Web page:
by Chris Shugart
I was recently reminded of an amusing scene from one of my favorite movies, The Outlaw Josey Wales. Independent businessman and river ferry operator Sim Carstairs expresses his knack for homespun marketing in post-Civil War Missouri when he explains, “You know in my line of work, you gotta be able either to sing “The Battle Hymn Of The Republic” or “Dixie” with equal enthusiasm…dependin’ upon present company.” The Carpetbagger to whom he’s talking agrees: “Can’t say as I blame you for that. Only good business to play it safe.”
In the wake of the recent midterm elections, I had the chance to reflect on how politics and business are intertwined with consequences that go beyond the scope of Washington bureaucrats. For better or worse, economic policies, coming from the federal and state level, will always affect the business professional. Wall Street recognizes this well, yet I find that professional people on an individual level tend to back off from political discussions on subjects that are likely determining how they operate their business.
The reason is understandable, if not obvious. The moment you engage in any kind of political dialogue, you’re bound to run into some disagreement and opposition. By expressing your opinion, you lay yourself open to alienating customers, colleagues, and your own staff. Conventional wisdom tells us that every political issue is a potential can of worms best left unopened.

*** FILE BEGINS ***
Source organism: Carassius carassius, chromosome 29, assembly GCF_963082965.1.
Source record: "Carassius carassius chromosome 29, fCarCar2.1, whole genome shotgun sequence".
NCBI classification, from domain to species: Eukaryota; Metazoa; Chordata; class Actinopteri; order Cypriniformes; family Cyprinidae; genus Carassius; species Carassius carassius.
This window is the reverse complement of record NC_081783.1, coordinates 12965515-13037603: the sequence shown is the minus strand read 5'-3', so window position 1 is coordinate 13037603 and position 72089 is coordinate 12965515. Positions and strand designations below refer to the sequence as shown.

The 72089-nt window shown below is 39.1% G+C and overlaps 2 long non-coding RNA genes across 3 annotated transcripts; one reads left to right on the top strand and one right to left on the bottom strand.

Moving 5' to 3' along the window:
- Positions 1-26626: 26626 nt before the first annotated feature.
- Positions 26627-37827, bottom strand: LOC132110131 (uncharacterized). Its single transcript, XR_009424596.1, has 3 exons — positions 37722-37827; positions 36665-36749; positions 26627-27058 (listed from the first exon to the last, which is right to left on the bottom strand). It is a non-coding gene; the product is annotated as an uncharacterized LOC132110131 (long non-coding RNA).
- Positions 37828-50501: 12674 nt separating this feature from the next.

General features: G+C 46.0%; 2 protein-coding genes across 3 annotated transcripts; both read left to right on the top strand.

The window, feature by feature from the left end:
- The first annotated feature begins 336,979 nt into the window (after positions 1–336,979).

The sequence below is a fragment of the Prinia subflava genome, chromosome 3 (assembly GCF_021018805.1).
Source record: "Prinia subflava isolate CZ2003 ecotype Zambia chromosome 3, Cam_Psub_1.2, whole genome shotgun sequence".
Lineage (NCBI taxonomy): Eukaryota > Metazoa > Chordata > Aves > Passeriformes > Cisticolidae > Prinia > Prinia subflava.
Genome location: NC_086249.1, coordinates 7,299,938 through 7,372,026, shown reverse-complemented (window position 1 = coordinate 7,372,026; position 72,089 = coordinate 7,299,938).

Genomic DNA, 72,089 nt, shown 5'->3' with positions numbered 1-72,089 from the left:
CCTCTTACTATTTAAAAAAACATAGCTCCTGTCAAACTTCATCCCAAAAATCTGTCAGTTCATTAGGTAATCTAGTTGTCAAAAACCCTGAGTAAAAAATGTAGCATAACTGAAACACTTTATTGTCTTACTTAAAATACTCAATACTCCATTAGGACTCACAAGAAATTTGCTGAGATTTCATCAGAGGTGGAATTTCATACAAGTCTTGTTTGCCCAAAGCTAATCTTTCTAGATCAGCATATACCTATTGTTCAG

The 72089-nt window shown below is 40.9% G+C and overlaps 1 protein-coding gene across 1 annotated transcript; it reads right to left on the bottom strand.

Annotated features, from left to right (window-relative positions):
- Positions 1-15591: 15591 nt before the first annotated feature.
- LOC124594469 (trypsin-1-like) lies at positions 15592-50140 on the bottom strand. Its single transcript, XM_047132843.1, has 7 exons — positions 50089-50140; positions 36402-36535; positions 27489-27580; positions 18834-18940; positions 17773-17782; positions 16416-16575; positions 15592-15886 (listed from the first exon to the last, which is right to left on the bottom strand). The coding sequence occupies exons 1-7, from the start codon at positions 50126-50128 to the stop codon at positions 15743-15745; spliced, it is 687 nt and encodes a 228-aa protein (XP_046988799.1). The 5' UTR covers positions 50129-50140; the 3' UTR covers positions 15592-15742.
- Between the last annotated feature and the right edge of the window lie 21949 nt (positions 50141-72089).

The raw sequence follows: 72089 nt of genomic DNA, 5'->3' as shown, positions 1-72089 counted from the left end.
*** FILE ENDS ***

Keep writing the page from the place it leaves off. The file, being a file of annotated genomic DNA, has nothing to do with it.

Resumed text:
Although politics may be a taboo subject in the workplace, the current political climate is an undeniable reality that every astute business person should be able to analyze in complete objectivity, free from bias and PR spin. Voters are also potential customers. Understanding how and why they vote can be just as important as any other demographic.
Don’t assume that what works for political pundits and media commentators can also work for you. They don’t get paid for being accurate. They get paid for attracting listeners, viewers and readers. Your marketing strategy depends first and foremost on accurate data. Be skeptical of polls. Unless you’ve conducted the poll yourself, you really have no idea if it’s valid. . If you’re going to compile usable data based on political demographics, do your own research and draw your own conclusions. Taking the word of media talking heads and news editors is more than risky—it’s foolhardy.